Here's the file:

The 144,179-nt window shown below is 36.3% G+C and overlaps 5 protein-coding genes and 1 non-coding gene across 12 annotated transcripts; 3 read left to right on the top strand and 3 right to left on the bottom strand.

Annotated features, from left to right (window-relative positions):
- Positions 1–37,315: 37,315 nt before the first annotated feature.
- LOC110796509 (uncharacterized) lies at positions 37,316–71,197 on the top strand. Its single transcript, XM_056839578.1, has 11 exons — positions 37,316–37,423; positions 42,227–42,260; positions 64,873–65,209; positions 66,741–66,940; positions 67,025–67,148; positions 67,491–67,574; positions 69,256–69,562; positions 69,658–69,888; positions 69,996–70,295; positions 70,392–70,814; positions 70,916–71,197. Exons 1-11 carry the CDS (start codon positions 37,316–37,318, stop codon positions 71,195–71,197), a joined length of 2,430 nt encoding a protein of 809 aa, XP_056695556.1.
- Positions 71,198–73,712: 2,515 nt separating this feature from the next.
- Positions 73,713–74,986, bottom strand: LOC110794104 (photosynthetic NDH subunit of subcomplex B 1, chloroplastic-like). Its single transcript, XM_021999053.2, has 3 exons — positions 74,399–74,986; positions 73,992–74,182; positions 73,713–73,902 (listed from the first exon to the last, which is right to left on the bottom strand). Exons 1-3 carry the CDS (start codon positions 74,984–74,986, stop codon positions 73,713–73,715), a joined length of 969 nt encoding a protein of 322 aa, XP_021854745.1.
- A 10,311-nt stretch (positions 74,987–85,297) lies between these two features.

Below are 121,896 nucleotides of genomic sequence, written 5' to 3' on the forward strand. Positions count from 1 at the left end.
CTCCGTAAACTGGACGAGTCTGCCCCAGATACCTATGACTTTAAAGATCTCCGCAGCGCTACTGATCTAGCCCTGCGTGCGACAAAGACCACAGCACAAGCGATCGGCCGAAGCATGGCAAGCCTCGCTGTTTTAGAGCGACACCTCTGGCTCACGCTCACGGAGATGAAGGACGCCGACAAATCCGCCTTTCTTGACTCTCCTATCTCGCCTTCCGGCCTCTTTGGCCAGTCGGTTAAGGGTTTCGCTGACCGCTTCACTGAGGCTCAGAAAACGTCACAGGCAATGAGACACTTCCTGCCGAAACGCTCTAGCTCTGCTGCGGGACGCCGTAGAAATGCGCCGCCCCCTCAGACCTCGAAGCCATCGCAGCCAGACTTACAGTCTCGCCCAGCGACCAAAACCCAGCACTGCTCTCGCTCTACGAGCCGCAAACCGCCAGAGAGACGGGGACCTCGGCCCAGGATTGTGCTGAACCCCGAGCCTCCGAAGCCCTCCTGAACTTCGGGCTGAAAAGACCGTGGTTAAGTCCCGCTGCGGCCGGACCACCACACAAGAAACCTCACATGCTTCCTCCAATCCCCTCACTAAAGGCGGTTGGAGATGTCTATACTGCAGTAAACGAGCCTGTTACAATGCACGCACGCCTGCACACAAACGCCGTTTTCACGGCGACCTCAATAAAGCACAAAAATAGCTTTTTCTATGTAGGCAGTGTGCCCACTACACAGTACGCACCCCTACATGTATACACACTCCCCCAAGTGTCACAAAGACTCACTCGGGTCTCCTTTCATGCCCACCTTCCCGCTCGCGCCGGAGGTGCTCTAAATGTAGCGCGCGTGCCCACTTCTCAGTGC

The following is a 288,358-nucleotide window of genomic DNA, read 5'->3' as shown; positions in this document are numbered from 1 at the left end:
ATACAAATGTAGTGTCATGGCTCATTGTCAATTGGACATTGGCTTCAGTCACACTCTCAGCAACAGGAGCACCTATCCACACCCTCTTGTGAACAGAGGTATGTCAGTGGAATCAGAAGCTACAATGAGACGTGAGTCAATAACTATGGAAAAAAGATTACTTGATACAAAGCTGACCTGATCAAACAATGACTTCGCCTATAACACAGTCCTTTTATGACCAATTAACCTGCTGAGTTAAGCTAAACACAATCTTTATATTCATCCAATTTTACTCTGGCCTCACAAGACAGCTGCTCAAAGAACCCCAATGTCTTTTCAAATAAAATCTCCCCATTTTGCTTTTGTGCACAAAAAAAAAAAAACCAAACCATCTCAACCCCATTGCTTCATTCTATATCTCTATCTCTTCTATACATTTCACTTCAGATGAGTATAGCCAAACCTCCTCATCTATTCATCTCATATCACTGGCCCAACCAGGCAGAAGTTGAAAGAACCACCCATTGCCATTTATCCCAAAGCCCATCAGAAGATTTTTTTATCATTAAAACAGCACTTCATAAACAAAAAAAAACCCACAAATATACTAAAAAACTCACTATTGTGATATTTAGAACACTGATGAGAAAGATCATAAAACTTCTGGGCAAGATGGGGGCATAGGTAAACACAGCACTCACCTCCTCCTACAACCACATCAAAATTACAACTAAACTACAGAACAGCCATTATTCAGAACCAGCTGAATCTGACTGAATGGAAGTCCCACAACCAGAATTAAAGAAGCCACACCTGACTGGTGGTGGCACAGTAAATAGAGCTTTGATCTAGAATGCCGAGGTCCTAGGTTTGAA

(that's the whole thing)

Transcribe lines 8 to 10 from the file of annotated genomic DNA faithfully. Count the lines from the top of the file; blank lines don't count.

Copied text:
Below are 121,896 nucleotides of genomic sequence, written 5' to 3' on the forward strand. Positions count from 1 at the left end.
CTCCGTAAACTGGACGAGTCTGCCCCAGATACCTATGACTTTAAAGATCTCCGCAGCGCTACTGATCTAGCCCTGCGTGCGACAAAGACCACAGCACAAGCGATCGGCCGAAGCATGGCAAGCCTCGCTGTTTTAGAGCGACACCTCTGGCTCACGCTCACGGAGATGAAGGACGCCGACAAATCCGCCTTTCTTGACTCTCCTATCTCGCCTTCCGGCCTCTTTGGCCAGTCGGTTAAGGGTTTCGCTGACCGCTTCACTGAGGCTCAGAAAACGTCACAGGCAATGAGACACTTCCTGCCGAAACGCTCTAGCTCTGCTGCGGGACGCCGTAGAAATGCGCCGCCCCCTCAGACCTCGAAGCCATCGCAGCCAGACTTACAGTCTCGCCCAGCGACCAAAACCCAGCACTGCTCTCGCTCTACGAGCCGCAAACCGCCAGAGAGACGGGGACCTCGGCCCAGGATTGTGCTGAACCCCGAGCCTCCGAAGCCCTCCTGAACTTCGGGCTGAAAAGACCGTGGTTAAGTCCCGCTGCGGCCGGACCACCACACAAGAAACCTCACATGCTTCCTCCAATCCCCTCACTAAAGGCGGTTGGAGATGTCTATACTGCAGTAAACGAGCCTGTTACAATGCACGCACGCCTGCACACAAACGCCGTTTTCACGGCGACCTCAATAAAGCACAAAAATAGCTTTTTCTATGTAGGCAGTGTGCCCACTACACAGTACGCACCCCTACATGTATACACACTCCCCCAAGTGTCACAAAGACTCACTCGGGTCTCCTTTCATGCCCACCTTCCCGCTCGCGCCGGAGGTGCTCTAAATGTAGCGCGCGTGCCCACTTCTCAGTGC

The following is a 288,358-nucleotide window of genomic DNA, read 5'->3' as shown; positions in this document are numbered from 1 at the left end: